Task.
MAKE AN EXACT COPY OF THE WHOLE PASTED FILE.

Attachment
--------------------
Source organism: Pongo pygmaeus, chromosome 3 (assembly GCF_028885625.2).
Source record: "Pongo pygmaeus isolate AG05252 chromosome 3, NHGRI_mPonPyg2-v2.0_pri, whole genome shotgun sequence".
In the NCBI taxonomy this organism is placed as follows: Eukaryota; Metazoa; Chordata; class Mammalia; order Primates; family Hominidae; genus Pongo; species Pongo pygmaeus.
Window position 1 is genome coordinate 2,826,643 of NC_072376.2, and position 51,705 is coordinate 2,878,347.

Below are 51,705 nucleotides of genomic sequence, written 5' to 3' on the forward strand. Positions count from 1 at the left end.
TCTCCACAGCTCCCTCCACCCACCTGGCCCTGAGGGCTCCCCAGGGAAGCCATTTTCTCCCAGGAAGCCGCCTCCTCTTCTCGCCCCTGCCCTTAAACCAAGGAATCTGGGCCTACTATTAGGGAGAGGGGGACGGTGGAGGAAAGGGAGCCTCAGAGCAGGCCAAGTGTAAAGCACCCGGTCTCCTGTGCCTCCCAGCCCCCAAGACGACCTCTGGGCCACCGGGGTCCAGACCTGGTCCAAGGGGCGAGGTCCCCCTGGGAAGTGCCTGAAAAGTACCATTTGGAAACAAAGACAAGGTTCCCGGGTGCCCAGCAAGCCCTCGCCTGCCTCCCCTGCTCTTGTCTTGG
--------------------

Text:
Source organism: Pongo pygmaeus, chromosome 3 (assembly GCF_028885625.2).
Source record: "Pongo pygmaeus isolate AG05252 chromosome 3, NHGRI_mPonPyg2-v2.0_pri, whole genome shotgun sequence".
In the NCBI taxonomy this organism is placed as follows: Eukaryota; Metazoa; Chordata; class Mammalia; order Primates; family Hominidae; genus Pongo; species Pongo pygmaeus.
Window position 1 is genome coordinate 2,826,643 of NC_072376.2, and position 51,705 is coordinate 2,878,347.

Below are 51,705 nucleotides of genomic sequence, written 5' to 3' on the forward strand. Positions count from 1 at the left end.
TCTCCACAGCTCCCTCCACCCACCTGGCCCTGAGGGCTCCCCAGGGAAGCCATTTTCTCCCAGGAAGCCGCCTCCTCTTCTCGCCCCTGCCCTTAAACCAAGGAATCTGGGCCTACTATTAGGGAGAGGGGGACGGTGGAGGAAAGGGAGCCTCAGAGCAGGCCAAGTGTAAAGCACCCGGTCTCCTGTGCCTCCCAGCCCCCAAGACGACCTCTGGGCCACCGGGGTCCAGACCTGGTCCAAGGGGCGAGGTCCCCCTGGGAAGTGCCTGAAAAGTACCATTTGGAAACAAAGACAAGGTTCCCGGGTGCCCAGCAAGCCCTCGCCTGCCTCCCCTGCTCTTGTCTTGG